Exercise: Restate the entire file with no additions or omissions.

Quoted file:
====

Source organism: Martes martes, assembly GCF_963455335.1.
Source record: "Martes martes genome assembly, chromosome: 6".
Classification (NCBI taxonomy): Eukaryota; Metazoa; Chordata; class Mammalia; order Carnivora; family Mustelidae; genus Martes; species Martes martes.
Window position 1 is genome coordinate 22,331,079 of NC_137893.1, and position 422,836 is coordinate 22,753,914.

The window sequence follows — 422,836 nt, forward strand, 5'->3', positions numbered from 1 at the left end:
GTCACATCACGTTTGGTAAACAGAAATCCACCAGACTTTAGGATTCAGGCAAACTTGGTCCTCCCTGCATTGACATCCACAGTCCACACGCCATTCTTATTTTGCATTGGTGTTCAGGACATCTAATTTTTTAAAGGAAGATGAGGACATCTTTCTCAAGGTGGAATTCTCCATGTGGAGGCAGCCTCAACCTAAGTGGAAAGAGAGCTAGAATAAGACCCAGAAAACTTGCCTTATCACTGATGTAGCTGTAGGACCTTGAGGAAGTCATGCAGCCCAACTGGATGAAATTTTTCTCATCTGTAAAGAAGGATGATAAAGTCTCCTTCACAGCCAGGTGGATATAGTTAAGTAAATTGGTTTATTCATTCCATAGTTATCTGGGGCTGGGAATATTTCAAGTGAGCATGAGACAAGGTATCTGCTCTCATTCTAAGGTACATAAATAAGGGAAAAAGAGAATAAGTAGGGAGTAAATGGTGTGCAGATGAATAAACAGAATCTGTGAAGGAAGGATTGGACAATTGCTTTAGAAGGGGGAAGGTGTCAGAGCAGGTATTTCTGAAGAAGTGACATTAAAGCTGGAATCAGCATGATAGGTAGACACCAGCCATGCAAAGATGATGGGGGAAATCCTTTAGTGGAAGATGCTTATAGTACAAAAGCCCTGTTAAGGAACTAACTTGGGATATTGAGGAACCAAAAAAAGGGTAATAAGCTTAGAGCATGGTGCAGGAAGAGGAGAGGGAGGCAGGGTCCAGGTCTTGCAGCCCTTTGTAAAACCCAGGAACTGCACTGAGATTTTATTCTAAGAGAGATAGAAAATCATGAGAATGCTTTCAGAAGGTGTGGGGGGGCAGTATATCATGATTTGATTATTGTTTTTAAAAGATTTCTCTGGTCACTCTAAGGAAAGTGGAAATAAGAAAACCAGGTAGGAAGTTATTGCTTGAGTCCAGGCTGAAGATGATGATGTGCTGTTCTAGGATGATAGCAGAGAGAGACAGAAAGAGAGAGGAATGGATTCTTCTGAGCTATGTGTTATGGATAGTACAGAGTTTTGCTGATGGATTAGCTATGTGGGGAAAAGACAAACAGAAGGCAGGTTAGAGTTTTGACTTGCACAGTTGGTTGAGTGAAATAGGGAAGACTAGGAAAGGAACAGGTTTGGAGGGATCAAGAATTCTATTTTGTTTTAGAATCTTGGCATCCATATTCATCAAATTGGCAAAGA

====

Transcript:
Source organism: Martes martes, assembly GCF_963455335.1.
Source record: "Martes martes genome assembly, chromosome: 6".
Classification (NCBI taxonomy): Eukaryota; Metazoa; Chordata; class Mammalia; order Carnivora; family Mustelidae; genus Martes; species Martes martes.
Window position 1 is genome coordinate 22,331,079 of NC_137893.1, and position 422,836 is coordinate 22,753,914.

The window sequence follows — 422,836 nt, forward strand, 5'->3', positions numbered from 1 at the left end:
GTCACATCACGTTTGGTAAACAGAAATCCACCAGACTTTAGGATTCAGGCAAACTTGGTCCTCCCTGCATTGACATCCACAGTCCACACGCCATTCTTATTTTGCATTGGTGTTCAGGACATCTAATTTTTTAAAGGAAGATGAGGACATCTTTCTCAAGGTGGAATTCTCCATGTGGAGGCAGCCTCAACCTAAGTGGAAAGAGAGCTAGAATAAGACCCAGAAAACTTGCCTTATCACTGATGTAGCTGTAGGACCTTGAGGAAGTCATGCAGCCCAACTGGATGAAATTTTTCTCATCTGTAAAGAAGGATGATAAAGTCTCCTTCACAGCCAGGTGGATATAGTTAAGTAAATTGGTTTATTCATTCCATAGTTATCTGGGGCTGGGAATATTTCAAGTGAGCATGAGACAAGGTATCTGCTCTCATTCTAAGGTACATAAATAAGGGAAAAAGAGAATAAGTAGGGAGTAAATGGTGTGCAGATGAATAAACAGAATCTGTGAAGGAAGGATTGGACAATTGCTTTAGAAGGGGGAAGGTGTCAGAGCAGGTATTTCTGAAGAAGTGACATTAAAGCTGGAATCAGCATGATAGGTAGACACCAGCCATGCAAAGATGATGGGGGAAATCCTTTAGTGGAAGATGCTTATAGTACAAAAGCCCTGTTAAGGAACTAACTTGGGATATTGAGGAACCAAAAAAAGGGTAATAAGCTTAGAGCATGGTGCAGGAAGAGGAGAGGGAGGCAGGGTCCAGGTCTTGCAGCCCTTTGTAAAACCCAGGAACTGCACTGAGATTTTATTCTAAGAGAGATAGAAAATCATGAGAATGCTTTCAGAAGGTGTGGGGGGGCAGTATATCATGATTTGATTATTGTTTTTAAAAGATTTCTCTGGTCACTCTAAGGAAAGTGGAAATAAGAAAACCAGGTAGGAAGTTATTGCTTGAGTCCAGGCTGAAGATGATGATGTGCTGTTCTAGGATGATAGCAGAGAGAGACAGAAAGAGAGAGGAATGGATTCTTCTGAGCTATGTGTTATGGATAGTACAGAGTTTTGCTGATGGATTAGCTATGTGGGGAAAAGACAAACAGAAGGCAGGTTAGAGTTTTGACTTGCACAGTTGGTTGAGTGAAATAGGGAAGACTAGGAAAGGAACAGGTTTGGAGGGATCAAGAATTCTATTTTGTTTTAGAATCTTGGCATCCATATTCATCAAATTGGCAAAGA